Background: Methylation-specific polymerase chain reaction (MSP) targeting promoter hypermethylation of the glutathione S transferase P1 gene (GSTP1), as the most frequent DNA alteration in prostatic carcinoma, was used for the molecular detection of cell-bound and cell-free prostate tumor DNA in various human bodily fluids.
Materials and methods: We investigated GSTP1 promoter hypermethylation in DNA isolated from plasma, serum, nucleated blood cells, ejaculates, urines after prostate massage, and prostate tissue from 33 patients with prostate cancer and 26 control patients with benign prostatic hyperplasia (BPH). Using a viral DNA extraction kit specifically recommended for DNA isolation from urine samples, GSTP1 promoter hypermethylation in urine sediments after prostatic massage was investigated in a cohort of 29 patients with prostate cancer and 40 controls with BPH. Fluorescently labeled MSP products were analyzed on an automated gene sequencer.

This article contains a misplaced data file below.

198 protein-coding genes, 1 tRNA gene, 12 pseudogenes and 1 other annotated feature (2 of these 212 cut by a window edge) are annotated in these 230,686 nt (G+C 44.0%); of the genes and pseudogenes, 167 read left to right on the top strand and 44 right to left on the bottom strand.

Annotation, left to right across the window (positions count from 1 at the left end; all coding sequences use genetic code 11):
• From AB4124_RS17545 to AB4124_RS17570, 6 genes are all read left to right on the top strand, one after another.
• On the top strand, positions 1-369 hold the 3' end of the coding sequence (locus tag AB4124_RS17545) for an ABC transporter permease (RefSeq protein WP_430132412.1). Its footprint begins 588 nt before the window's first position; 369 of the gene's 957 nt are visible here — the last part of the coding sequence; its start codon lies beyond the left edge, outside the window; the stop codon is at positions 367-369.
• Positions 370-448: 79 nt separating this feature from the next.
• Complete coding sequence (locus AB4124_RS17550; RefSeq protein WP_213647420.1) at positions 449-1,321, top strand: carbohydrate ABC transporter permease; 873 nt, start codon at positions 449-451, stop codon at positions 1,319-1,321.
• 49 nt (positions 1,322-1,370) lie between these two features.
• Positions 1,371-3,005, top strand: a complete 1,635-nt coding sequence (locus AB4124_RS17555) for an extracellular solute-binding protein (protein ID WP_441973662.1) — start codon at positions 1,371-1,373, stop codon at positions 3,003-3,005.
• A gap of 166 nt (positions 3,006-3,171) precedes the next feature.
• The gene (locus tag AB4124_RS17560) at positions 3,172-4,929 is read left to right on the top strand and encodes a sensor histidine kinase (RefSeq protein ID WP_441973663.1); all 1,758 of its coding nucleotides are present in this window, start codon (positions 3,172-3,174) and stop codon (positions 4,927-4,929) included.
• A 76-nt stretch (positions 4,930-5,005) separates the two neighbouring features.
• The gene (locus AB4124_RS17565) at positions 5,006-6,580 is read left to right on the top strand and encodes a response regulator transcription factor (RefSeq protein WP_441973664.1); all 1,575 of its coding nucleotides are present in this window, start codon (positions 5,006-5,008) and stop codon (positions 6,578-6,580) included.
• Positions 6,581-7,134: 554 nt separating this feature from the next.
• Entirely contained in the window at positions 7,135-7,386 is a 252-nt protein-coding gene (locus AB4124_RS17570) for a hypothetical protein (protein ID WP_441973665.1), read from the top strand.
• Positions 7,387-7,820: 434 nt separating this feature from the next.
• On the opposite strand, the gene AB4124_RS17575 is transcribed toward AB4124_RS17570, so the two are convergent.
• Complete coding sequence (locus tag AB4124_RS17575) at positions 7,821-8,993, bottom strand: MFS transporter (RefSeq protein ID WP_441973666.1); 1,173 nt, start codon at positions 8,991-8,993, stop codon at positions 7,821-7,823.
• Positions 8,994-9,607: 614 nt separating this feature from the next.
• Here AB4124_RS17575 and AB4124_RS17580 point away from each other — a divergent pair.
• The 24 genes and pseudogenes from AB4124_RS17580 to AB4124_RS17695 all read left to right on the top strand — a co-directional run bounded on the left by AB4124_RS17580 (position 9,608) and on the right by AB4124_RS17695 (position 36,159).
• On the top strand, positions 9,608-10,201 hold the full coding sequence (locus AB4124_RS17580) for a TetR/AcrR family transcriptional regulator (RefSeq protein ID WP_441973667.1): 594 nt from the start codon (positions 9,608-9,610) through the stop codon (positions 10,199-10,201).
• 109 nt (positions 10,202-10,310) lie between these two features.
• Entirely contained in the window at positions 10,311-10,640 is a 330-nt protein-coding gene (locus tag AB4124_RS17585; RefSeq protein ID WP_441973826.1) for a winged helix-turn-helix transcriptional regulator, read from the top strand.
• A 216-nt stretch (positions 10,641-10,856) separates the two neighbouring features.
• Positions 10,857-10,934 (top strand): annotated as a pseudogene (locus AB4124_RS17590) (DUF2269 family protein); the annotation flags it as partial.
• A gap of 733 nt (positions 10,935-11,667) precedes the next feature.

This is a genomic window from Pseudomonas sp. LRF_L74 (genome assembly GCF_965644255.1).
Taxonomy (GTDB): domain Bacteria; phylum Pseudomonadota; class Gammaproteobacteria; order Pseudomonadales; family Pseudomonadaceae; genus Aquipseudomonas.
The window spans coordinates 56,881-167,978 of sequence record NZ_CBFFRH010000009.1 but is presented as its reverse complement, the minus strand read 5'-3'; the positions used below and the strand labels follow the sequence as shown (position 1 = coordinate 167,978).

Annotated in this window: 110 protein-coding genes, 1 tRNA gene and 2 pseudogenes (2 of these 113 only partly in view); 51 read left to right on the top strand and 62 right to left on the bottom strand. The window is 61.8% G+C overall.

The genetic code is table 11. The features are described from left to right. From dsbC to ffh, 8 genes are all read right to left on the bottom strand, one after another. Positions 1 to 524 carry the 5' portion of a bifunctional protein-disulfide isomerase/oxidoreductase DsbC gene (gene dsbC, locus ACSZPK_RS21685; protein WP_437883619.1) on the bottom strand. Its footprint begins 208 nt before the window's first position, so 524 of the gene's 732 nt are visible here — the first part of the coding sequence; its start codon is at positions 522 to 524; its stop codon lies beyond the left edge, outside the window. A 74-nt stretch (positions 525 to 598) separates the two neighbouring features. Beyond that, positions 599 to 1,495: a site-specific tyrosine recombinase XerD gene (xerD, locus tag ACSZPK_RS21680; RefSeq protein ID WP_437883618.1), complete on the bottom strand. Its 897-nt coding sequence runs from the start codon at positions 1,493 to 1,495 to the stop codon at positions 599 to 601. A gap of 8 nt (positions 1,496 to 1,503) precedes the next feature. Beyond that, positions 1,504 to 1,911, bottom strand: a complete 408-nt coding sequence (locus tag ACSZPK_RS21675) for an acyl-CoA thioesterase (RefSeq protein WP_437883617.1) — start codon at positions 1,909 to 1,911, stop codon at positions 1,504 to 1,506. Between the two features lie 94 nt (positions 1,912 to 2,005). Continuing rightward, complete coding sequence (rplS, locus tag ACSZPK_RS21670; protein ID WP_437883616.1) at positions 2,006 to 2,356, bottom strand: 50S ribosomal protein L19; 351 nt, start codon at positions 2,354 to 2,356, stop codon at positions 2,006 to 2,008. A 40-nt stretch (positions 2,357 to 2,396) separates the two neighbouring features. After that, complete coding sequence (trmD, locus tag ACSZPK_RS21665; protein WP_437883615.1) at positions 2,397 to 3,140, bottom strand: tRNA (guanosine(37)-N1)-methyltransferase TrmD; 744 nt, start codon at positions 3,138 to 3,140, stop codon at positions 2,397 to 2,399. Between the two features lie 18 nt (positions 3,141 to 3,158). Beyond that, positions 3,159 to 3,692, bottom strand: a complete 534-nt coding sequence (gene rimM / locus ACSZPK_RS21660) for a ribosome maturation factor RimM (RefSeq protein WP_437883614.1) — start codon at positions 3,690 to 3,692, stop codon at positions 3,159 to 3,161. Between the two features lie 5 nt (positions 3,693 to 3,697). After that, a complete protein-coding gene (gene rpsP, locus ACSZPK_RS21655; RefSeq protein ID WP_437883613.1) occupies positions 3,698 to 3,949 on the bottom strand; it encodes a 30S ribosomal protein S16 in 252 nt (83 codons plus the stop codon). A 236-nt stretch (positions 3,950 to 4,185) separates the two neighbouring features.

Results: GSTP1 promoter hypermethylation was found in 90% of tumors (18 of 20), 72% of plasma or serum samples (23 of 32), 50% of ejaculates (4 of 8), and between 36% (4 of 11; normal DNA isolation kit) and 76% (22 of 29; viral kit) of exprimated urines from patients with prostate cancer. Also, MSP identified circulating tumor cells in 30% (10 out of 33) of prostate cancer patients. Except for one urine sample, GSTP1 promoter hypermethylation was not found in tissue and body fluids from patients with BPH.
Conclusion: GSTP1 promoter methylation analysis provides a highly specific tool for DNA-based diagnosis of prostate cancer in body fluids.